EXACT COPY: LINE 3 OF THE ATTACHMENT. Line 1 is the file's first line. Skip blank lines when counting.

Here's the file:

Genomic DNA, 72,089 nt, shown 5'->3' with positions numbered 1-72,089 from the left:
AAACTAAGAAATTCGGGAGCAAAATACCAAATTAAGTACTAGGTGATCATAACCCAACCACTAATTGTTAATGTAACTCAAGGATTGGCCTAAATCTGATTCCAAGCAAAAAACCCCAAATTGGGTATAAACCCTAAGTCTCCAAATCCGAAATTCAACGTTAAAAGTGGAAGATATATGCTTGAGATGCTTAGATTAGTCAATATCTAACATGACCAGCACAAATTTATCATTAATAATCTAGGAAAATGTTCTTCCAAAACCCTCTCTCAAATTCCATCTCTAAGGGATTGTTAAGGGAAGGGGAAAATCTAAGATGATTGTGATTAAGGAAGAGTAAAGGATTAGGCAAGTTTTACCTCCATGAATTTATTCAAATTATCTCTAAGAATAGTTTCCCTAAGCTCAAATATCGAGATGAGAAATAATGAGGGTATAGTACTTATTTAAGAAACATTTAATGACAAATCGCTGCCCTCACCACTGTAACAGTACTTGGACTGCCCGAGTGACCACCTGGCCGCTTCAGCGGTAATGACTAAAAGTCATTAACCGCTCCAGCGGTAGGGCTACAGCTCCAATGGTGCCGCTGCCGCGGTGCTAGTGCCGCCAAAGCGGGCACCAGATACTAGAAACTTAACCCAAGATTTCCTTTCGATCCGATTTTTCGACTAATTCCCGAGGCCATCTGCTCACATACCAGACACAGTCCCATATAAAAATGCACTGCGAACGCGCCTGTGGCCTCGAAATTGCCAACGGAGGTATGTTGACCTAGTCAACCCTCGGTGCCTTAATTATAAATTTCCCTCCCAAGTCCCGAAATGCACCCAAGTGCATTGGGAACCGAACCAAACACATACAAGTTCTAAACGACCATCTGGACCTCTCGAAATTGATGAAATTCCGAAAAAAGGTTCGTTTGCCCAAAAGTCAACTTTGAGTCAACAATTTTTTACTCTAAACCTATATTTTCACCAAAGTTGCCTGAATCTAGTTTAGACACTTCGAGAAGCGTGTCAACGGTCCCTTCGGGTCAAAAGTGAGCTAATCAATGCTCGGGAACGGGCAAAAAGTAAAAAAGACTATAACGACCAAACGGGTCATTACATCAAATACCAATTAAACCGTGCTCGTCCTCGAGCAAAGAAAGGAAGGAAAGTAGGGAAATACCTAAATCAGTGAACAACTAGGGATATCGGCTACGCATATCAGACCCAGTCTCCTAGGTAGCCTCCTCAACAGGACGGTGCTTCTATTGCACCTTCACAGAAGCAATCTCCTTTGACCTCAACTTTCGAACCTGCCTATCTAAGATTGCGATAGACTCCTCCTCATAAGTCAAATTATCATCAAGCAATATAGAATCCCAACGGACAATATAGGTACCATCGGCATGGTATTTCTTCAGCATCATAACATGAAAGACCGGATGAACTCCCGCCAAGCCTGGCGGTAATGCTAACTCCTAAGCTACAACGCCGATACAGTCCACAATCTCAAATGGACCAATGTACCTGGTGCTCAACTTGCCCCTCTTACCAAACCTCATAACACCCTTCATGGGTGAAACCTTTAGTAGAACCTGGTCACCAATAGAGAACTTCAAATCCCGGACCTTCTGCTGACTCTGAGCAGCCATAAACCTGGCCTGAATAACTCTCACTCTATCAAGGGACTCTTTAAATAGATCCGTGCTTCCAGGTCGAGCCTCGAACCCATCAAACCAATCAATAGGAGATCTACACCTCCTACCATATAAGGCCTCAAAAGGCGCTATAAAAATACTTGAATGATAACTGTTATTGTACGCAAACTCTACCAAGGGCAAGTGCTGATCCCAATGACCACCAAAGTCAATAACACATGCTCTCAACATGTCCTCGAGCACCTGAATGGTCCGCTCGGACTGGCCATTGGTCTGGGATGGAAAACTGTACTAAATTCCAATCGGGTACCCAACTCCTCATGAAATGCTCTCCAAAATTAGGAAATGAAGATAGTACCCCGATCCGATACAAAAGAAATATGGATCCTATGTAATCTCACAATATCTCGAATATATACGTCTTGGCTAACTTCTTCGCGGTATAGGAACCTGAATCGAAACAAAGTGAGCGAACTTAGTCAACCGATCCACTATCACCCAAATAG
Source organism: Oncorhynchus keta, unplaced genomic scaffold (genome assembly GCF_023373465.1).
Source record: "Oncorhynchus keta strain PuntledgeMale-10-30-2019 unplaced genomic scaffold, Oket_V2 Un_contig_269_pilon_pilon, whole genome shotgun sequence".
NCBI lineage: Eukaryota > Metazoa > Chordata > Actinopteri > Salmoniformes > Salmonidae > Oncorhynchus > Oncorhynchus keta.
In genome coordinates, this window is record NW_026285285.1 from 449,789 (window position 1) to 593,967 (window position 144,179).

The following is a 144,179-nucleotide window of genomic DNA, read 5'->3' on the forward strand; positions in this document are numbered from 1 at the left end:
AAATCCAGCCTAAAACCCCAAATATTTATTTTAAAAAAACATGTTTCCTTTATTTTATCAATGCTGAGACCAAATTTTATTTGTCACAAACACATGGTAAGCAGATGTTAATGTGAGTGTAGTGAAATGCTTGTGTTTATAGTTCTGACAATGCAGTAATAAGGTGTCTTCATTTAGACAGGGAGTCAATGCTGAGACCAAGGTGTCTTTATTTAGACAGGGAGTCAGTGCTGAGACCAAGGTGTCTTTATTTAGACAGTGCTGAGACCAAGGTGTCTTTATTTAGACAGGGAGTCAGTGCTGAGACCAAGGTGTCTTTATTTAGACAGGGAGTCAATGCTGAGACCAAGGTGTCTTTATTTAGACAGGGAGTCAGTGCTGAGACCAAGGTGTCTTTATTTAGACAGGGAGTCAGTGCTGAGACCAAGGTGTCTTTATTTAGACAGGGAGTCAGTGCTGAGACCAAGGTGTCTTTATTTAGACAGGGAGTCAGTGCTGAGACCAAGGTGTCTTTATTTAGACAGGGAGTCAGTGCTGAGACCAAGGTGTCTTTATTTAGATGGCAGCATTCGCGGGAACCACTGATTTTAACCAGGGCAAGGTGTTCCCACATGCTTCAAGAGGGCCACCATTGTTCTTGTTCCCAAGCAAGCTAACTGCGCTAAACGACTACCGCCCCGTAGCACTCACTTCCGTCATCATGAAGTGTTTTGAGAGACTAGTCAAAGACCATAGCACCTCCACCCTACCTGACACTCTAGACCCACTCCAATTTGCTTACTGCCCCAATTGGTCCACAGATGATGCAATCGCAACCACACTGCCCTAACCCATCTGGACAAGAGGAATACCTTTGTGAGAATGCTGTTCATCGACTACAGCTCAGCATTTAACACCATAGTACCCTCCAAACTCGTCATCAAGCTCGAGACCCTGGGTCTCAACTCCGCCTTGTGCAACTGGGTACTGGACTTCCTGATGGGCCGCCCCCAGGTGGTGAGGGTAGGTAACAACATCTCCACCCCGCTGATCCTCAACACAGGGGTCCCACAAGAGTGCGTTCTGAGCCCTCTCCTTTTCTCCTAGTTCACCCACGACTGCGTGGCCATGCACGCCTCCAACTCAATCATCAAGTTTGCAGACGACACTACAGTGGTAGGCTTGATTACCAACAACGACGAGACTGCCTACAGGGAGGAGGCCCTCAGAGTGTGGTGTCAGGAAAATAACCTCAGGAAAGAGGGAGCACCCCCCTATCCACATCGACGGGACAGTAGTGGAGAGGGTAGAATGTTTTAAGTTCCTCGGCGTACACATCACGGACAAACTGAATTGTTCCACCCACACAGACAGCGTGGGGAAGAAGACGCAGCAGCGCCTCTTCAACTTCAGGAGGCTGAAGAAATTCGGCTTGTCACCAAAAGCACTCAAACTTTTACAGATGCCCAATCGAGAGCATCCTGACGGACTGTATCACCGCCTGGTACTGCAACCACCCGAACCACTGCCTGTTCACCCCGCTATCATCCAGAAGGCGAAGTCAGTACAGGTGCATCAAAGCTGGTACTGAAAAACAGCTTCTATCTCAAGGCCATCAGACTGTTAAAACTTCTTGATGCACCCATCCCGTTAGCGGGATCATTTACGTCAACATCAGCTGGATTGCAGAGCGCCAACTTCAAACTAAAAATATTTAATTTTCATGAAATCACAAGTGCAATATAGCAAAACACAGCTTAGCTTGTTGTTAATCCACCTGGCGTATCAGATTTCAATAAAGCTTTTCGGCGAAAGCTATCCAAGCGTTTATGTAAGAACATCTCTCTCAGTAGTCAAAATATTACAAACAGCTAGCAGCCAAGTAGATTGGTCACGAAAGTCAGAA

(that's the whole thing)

Source organism: Oncorhynchus keta, unplaced genomic scaffold (genome assembly GCF_023373465.1).